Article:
FC Dallas Academy director Luchi Gonzalez on USSDA supremacy
In the U.S. Soccer Development Academy, a league featuring 96 clubs from around the United States and Canada, FC Dallas stood above the rest during the 2015-2016 campaign.
The Frisco, Texas-based club swept the USSDA Under-16 and U-18 titles, while the U-14 squad, despite not having a national championship to chase, finished the season undefeated. Chris Hayden won Coach of the Year at the youngest age group, and a combined nine players from the U-16 and U-18 teams made the Central Conference’s Starting XI.
Much credit for the club’s success goes to U-16 coach Luchi Gonzalez, who FC Dallas promoted to Academy Director on Oct. 1, a little over a month into the USSDA season.
But as Gonzalez reflected on a historic season for FC Dallas last week, he cited other reasons for the club’s dominance. It’s been a combination of talented players with a tireless work ethic, international experiences and quality relationships with the first team that’s propelled FC Dallas to the top of the Development Academy.
“There’s this amazing spirit and desire to represent the jersey with passion and pride and togetherness,” Gonzalez told SoccerWire.com. “There’s a great culture.”
FC Dallas became the first Academy to win both the U-16 and U-18 championships, and the U-16s became the first group to defend their USSDA title with what Gonzalez said was a new crop of players. Those in the U-16 division last year moved up to compete under U-18 coach Francisco Molina, finishing the regular season 18-4-3 and rolling through the postseason unscathed.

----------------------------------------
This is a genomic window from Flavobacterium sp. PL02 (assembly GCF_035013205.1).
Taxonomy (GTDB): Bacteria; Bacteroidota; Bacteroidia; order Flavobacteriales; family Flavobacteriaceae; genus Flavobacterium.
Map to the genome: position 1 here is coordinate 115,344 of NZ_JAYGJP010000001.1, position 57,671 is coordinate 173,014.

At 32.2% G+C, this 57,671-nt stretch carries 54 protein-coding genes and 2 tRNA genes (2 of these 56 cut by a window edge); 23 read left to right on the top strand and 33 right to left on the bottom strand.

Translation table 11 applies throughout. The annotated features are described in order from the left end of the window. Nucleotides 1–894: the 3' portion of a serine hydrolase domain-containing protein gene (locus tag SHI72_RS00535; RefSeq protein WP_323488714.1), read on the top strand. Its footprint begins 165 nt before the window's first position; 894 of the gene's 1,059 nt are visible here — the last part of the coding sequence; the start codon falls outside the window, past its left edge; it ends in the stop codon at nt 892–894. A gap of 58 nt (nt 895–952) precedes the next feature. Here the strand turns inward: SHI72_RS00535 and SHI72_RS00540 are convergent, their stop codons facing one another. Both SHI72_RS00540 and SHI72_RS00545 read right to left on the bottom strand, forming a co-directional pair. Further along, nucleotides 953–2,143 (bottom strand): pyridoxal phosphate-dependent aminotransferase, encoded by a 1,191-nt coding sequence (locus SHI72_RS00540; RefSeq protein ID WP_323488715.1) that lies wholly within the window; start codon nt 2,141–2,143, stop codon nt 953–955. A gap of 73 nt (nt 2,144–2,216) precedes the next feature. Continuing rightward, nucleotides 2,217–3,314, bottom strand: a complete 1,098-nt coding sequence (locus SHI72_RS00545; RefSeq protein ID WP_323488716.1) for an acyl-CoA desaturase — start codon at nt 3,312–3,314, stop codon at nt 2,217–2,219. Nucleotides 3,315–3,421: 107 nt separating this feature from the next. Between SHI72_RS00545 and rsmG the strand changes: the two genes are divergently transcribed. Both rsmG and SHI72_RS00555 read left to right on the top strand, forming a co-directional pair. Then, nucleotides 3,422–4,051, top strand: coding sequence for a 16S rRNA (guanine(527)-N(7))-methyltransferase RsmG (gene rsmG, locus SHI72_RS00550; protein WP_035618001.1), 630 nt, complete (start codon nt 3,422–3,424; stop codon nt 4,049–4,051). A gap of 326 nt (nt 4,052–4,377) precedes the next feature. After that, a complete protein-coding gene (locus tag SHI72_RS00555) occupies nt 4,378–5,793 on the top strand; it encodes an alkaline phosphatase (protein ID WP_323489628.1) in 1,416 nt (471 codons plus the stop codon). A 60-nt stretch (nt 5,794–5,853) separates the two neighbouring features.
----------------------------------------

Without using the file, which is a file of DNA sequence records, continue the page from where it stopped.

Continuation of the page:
Gonzalez said each of those teams had a core group of players who competed together in the past, a situation that developed because of Dallas’ commitment to splitting their teams into single age groups. It’s a common practice across youth soccer in Europe and South America.
There’s too much talent to combine age groups, Gonzalez said, especially early in player development.
“You can’t just say, ‘Oh, well I’m going to play this ’01 over this ’00 now early,’” Gonzalez said. “Maybe there’s the ’00s that are going to make it. They’re late developers physically.”
There are exceptions, and Gonzalez said the number of players who compete in a higher age group increases the older the division.
For example, FC Dallas’ U-15/16 roster, which lists 26 players, included just one player born in 2000.
That player was forward Jesus Ferreira, who warranted the program’s decision by scoring 20 goals in the regular season, the eighth-best mark in the Academy. The son of former first-team FC Dallas star and MLS MVP David Ferreira then scored six more times in the postseason. Jesus’ total number of goals was double the next second-highest scorer.
FC Dallas’ oldest Academy team, which finished with a plus-42 goal differential, actually had more players born on the younger side.
It’s the age groups starting with U-10, Gonzalez said, where it is important to keep players of the same age together. That way, they’ll develop relationships with one another both on and off the field. They’ll also be learning the program’s philosophy with familiar teammates from a young age.